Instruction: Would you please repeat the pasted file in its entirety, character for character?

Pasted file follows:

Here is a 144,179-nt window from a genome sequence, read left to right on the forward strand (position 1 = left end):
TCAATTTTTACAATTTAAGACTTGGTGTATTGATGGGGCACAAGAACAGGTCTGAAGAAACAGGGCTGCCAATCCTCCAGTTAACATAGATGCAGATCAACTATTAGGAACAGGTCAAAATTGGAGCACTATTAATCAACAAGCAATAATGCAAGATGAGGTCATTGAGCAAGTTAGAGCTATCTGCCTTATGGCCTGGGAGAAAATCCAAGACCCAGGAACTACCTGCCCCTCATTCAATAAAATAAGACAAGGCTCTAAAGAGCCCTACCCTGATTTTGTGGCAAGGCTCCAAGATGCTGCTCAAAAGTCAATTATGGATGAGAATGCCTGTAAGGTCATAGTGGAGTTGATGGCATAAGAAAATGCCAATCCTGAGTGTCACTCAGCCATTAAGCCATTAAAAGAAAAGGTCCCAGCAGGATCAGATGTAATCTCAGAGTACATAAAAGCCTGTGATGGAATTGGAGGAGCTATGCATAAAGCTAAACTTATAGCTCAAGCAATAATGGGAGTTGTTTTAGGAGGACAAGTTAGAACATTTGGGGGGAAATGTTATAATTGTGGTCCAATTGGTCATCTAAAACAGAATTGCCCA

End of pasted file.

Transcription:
Here is a 144,179-nt window from a genome sequence, read left to right on the forward strand (position 1 = left end):
TCAATTTTTACAATTTAAGACTTGGTGTATTGATGGGGCACAAGAACAGGTCTGAAGAAACAGGGCTGCCAATCCTCCAGTTAACATAGATGCAGATCAACTATTAGGAACAGGTCAAAATTGGAGCACTATTAATCAACAAGCAATAATGCAAGATGAGGTCATTGAGCAAGTTAGAGCTATCTGCCTTATGGCCTGGGAGAAAATCCAAGACCCAGGAACTACCTGCCCCTCATTCAATAAAATAAGACAAGGCTCTAAAGAGCCCTACCCTGATTTTGTGGCAAGGCTCCAAGATGCTGCTCAAAAGTCAATTATGGATGAGAATGCCTGTAAGGTCATAGTGGAGTTGATGGCATAAGAAAATGCCAATCCTGAGTGTCACTCAGCCATTAAGCCATTAAAAGAAAAGGTCCCAGCAGGATCAGATGTAATCTCAGAGTACATAAAAGCCTGTGATGGAATTGGAGGAGCTATGCATAAAGCTAAACTTATAGCTCAAGCAATAATGGGAGTTGTTTTAGGAGGACAAGTTAGAACATTTGGGGGGAAATGTTATAATTGTGGTCCAATTGGTCATCTAAAACAGAATTGCCCA